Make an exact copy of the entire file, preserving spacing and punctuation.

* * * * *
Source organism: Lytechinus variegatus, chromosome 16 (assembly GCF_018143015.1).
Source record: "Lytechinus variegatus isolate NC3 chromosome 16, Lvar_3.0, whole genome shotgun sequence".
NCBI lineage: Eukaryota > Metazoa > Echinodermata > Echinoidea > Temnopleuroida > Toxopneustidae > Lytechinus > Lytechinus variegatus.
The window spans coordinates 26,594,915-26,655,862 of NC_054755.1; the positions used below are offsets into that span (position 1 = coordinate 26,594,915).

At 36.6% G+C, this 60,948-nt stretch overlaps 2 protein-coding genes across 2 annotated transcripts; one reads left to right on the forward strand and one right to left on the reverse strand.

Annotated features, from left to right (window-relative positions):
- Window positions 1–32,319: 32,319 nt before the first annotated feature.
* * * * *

Source organism: Lytechinus variegatus, chromosome 16 (assembly GCF_018143015.1).
Source record: "Lytechinus variegatus isolate NC3 chromosome 16, Lvar_3.0, whole genome shotgun sequence".
NCBI lineage: Eukaryota > Metazoa > Echinodermata > Echinoidea > Temnopleuroida > Toxopneustidae > Lytechinus > Lytechinus variegatus.
The window spans coordinates 26,594,915-26,655,862 of NC_054755.1; the positions used below are offsets into that span (position 1 = coordinate 26,594,915).

At 36.6% G+C, this 60,948-nt stretch overlaps 2 protein-coding genes across 2 annotated transcripts; one reads left to right on the forward strand and one right to left on the reverse strand.

Annotated features, from left to right (window-relative positions):
- Window positions 1–32,319: 32,319 nt before the first annotated feature.